The Chicago Fed's National Activity Index, which we reported on this morning, is based on 85 economic indicators drawn from four broad categories of data:
The complete list is available here in PDF format.
In this morning's Chicago Fed update, we learned that “Led by improvements in production-related indicators, the Chicago Fed National Activity Index (CFNAI) rose to +0.65 in October from +0.36 in September. One of the four broad categories of indicators that make up the index increased from September, but three of the four categories made positive contributions to the index in October. The index's three-month moving average, CFNAI-MA3, increased to +0.28 in October from +0.01 in September.”
A chart overlay of the complete multi-decade span of all four categories, even if we use the three-month moving averages, is quite challenging for visual clarity:
So here is a close-up view since 2000:
But a snapshot of the 21st century contains only two recessions, so it's unclear how the individual components have behaved during the seven recessions since the 1967 starting point for this data series.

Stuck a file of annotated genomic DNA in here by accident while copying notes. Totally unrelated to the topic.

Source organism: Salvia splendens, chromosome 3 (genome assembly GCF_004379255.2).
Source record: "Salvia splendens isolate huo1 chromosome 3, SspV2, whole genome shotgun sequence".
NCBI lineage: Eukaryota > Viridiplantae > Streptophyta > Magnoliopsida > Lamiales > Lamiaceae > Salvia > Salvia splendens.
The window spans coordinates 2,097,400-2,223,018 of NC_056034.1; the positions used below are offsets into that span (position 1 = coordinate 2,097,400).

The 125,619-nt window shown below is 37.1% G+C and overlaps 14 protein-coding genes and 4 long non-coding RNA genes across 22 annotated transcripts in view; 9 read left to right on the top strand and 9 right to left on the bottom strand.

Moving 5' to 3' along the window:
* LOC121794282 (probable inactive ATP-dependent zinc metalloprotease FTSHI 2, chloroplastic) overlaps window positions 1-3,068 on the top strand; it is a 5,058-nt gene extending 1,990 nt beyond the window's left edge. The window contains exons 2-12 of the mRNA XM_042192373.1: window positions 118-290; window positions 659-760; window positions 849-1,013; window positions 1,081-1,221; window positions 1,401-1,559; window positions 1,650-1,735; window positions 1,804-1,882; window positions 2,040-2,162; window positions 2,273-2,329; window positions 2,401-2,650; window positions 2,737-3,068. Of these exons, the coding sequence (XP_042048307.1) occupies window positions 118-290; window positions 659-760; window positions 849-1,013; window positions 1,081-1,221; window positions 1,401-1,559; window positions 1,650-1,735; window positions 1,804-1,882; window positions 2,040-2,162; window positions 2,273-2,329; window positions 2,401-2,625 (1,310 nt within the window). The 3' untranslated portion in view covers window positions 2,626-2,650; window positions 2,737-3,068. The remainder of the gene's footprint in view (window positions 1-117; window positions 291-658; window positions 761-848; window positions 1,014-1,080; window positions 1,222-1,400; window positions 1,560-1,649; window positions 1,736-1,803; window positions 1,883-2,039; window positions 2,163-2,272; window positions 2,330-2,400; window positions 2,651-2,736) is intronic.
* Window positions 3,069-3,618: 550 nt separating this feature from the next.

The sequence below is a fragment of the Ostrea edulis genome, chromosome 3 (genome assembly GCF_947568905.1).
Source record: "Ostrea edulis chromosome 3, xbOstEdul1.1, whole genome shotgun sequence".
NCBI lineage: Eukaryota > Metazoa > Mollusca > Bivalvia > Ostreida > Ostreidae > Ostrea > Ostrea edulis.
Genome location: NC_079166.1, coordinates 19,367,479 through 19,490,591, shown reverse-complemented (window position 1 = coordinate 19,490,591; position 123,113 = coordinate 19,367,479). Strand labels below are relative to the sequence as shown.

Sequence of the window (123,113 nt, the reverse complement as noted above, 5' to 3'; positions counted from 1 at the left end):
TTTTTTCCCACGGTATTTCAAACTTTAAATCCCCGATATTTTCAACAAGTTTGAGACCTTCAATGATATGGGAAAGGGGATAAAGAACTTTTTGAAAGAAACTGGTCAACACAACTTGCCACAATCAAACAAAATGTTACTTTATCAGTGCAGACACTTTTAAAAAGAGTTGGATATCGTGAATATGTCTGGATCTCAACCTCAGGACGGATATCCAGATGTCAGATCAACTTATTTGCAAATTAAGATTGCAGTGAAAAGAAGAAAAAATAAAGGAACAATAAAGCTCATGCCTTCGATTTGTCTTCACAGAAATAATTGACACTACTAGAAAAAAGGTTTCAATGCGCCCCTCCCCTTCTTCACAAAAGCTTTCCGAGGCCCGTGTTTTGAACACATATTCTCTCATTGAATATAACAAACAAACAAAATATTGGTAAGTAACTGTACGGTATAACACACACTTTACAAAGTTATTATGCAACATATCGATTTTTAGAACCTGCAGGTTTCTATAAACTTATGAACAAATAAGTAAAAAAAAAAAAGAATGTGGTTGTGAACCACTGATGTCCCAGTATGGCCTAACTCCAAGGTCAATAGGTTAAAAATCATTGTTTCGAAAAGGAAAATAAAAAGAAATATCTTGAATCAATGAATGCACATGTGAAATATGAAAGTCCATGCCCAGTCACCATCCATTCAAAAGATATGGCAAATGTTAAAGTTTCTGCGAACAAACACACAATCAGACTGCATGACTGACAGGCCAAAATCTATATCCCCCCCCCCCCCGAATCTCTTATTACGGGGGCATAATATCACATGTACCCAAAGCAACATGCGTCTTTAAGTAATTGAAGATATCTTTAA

Here is a set of charts showing each of the four components since 1967. Because of the highly volatile nature of the data, the charts are based on three-month moving averages, a smoothing strategy favored by the Chicago Fed economists. The values for the months that the NBER subsequently identified as recession starts are also indicated.
There's a lot to digest in the individual charts. Clearly, the first two (“Production and Income” and “Employment, Unemployment and Hours”) are the more volatile of the quartet. It is also obvious that “Personal Consumption and Housing” has been the biggest drag since the onset of the Great Recession. Its current level is lower than at the onset of five of the seven recessions during the history of this data series.